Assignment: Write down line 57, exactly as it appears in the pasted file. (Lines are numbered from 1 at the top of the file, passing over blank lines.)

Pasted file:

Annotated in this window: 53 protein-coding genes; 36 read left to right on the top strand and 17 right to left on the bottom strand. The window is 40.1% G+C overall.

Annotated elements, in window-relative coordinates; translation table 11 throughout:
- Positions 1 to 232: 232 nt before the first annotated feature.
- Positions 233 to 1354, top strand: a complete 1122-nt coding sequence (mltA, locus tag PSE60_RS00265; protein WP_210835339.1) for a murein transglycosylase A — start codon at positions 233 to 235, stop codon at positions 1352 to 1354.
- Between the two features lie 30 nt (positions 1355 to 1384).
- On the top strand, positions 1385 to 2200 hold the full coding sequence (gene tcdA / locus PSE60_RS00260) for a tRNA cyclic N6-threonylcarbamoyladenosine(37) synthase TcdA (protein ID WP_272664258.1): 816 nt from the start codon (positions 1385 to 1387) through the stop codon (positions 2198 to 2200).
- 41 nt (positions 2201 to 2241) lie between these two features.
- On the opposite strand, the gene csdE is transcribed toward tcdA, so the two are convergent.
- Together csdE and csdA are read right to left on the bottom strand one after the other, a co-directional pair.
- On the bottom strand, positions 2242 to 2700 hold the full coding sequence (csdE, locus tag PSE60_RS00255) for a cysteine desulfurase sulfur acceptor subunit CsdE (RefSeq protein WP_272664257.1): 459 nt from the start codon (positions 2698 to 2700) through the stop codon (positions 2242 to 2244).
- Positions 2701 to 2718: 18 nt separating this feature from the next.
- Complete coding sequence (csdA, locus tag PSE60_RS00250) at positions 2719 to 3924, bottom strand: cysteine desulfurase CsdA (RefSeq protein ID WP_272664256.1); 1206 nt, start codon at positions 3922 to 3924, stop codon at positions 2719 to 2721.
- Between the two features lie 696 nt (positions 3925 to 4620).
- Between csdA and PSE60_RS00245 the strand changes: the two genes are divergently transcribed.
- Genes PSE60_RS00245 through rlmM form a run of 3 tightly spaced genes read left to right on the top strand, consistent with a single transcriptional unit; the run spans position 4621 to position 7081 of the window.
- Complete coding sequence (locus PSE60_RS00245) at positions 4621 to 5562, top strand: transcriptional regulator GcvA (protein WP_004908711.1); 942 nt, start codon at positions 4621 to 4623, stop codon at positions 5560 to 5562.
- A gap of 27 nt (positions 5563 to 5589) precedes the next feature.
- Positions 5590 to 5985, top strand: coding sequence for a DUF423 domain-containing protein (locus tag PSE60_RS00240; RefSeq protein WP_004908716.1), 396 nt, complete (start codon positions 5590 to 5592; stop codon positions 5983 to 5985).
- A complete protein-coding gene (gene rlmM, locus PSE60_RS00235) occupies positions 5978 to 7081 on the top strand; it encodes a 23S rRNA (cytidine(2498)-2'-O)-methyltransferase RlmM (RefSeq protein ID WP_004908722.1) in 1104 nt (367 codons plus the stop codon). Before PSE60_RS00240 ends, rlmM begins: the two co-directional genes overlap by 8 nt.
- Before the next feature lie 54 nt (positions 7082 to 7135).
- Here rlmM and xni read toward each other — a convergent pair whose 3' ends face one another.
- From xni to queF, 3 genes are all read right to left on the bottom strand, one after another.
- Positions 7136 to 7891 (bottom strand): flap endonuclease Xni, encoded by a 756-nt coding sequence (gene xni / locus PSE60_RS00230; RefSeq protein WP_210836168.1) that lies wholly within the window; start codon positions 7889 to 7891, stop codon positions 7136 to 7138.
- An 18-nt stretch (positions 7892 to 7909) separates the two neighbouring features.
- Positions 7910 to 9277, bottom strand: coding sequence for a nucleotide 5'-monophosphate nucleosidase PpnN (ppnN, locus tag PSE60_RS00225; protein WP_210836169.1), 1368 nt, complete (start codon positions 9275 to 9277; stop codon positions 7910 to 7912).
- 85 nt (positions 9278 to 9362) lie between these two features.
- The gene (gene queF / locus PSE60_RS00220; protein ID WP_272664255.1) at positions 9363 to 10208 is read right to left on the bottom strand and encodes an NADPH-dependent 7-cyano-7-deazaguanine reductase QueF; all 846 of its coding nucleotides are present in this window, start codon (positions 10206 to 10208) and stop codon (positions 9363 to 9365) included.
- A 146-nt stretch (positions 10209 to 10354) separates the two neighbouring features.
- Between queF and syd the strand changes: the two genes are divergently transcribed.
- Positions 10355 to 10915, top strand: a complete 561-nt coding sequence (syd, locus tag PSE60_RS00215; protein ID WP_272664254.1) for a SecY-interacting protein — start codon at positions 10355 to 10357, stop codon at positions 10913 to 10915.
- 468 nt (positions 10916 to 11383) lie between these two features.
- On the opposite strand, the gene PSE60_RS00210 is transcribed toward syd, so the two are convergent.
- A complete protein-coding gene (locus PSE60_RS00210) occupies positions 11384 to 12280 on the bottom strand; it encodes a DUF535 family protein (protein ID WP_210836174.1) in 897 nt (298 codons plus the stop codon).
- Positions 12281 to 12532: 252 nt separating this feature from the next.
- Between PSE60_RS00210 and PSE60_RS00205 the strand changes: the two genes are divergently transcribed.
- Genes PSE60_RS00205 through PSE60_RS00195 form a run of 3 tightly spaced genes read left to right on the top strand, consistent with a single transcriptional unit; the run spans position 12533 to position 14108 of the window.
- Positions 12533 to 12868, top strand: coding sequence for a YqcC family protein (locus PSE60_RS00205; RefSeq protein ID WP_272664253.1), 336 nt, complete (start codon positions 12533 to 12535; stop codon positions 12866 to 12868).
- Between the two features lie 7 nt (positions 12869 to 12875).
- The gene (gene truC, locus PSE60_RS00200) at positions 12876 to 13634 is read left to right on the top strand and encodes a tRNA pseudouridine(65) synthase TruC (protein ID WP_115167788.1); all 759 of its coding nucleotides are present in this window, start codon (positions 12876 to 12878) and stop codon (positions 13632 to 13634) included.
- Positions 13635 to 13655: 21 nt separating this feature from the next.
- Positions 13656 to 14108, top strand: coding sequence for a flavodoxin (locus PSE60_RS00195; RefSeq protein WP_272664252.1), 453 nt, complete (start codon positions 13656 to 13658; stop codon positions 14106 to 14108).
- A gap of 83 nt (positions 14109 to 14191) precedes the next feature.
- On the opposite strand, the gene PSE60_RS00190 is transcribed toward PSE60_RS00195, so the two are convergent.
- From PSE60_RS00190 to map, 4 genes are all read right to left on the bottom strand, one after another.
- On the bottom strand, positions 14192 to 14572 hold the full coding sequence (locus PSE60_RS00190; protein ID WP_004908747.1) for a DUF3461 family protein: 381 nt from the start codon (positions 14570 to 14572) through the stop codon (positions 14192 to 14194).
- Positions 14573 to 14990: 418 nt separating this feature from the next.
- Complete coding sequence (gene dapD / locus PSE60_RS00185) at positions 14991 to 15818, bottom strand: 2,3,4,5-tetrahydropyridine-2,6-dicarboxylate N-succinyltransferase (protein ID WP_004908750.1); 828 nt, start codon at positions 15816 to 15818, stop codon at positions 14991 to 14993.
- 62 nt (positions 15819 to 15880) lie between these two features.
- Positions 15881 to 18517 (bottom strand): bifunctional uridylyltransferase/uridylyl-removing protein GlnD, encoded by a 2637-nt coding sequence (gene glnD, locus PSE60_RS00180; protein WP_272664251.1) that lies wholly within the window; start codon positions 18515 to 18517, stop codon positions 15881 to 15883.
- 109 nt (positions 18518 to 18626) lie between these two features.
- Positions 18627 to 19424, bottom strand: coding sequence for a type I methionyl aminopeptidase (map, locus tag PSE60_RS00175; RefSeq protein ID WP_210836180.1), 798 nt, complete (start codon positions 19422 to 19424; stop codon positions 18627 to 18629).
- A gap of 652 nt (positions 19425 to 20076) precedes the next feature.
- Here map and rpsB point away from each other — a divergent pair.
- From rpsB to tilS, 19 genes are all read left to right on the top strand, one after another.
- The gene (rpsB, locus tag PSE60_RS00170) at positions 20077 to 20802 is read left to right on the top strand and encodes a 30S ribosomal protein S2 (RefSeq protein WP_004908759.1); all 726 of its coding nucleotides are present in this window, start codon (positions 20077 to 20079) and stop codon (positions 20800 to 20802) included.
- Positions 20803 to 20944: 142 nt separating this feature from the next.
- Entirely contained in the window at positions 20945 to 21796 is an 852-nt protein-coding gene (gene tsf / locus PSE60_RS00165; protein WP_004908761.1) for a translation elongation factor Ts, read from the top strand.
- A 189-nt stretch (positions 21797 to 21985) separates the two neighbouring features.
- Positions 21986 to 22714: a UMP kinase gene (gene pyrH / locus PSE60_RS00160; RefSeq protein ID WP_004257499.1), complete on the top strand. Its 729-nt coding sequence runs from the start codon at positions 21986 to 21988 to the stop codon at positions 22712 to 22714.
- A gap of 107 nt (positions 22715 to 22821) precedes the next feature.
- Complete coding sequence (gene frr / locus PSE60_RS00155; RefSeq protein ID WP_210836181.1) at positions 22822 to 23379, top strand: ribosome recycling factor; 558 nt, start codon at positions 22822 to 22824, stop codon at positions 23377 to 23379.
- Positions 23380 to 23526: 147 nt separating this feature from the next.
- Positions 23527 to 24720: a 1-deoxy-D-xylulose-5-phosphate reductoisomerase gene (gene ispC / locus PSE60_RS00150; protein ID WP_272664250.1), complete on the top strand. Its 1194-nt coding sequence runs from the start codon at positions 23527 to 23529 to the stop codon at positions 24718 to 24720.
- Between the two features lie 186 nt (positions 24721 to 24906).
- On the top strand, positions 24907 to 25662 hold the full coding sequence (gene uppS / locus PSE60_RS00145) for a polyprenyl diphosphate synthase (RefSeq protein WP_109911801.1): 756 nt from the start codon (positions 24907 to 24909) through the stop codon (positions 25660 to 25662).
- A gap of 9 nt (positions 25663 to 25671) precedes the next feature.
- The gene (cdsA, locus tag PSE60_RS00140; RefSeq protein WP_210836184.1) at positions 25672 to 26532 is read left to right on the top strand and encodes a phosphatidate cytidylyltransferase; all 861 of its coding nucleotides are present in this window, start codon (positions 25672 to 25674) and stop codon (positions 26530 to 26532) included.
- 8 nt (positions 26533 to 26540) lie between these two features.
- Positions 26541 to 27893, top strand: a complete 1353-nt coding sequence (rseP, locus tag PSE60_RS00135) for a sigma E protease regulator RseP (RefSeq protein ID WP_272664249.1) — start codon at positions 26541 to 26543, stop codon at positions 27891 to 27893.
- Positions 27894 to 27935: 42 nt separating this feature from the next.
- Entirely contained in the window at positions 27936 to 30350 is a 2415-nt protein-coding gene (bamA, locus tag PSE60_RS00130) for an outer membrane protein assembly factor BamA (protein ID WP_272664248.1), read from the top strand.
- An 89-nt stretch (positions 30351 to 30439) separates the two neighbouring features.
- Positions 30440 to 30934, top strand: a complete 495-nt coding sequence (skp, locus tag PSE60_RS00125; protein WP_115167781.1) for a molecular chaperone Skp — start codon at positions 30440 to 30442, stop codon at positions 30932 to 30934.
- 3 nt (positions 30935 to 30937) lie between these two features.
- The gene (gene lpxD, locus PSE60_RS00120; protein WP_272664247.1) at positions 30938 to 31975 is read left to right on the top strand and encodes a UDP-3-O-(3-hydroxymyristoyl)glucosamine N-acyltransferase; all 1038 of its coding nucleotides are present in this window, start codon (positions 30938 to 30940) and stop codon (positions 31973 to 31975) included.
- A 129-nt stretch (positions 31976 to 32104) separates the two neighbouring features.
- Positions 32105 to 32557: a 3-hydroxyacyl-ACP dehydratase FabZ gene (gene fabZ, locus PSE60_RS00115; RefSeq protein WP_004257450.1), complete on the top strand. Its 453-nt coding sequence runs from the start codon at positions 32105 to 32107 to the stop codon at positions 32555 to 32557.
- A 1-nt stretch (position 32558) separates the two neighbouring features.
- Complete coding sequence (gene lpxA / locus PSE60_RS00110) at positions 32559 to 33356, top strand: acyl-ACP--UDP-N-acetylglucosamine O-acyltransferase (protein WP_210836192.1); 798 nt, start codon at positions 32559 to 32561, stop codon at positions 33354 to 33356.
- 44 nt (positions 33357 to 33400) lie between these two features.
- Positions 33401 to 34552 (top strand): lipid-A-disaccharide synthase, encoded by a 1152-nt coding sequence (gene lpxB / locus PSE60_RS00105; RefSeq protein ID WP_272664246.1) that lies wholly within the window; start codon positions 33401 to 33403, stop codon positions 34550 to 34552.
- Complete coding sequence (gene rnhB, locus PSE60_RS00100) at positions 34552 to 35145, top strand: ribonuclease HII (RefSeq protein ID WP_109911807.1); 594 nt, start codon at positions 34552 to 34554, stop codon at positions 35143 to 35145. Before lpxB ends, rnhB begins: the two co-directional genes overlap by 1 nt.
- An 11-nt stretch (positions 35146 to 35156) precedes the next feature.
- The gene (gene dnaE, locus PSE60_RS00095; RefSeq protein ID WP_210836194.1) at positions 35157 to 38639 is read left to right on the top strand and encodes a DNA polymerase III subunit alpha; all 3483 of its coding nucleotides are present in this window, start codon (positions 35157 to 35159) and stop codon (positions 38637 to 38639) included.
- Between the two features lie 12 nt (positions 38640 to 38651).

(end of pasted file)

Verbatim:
- Entirely contained in the window at positions 20945 to 21796 is an 852-nt protein-coding gene (gene tsf / locus PSE60_RS00165; protein WP_004908761.1) for a translation elongation factor Ts, read from the top strand.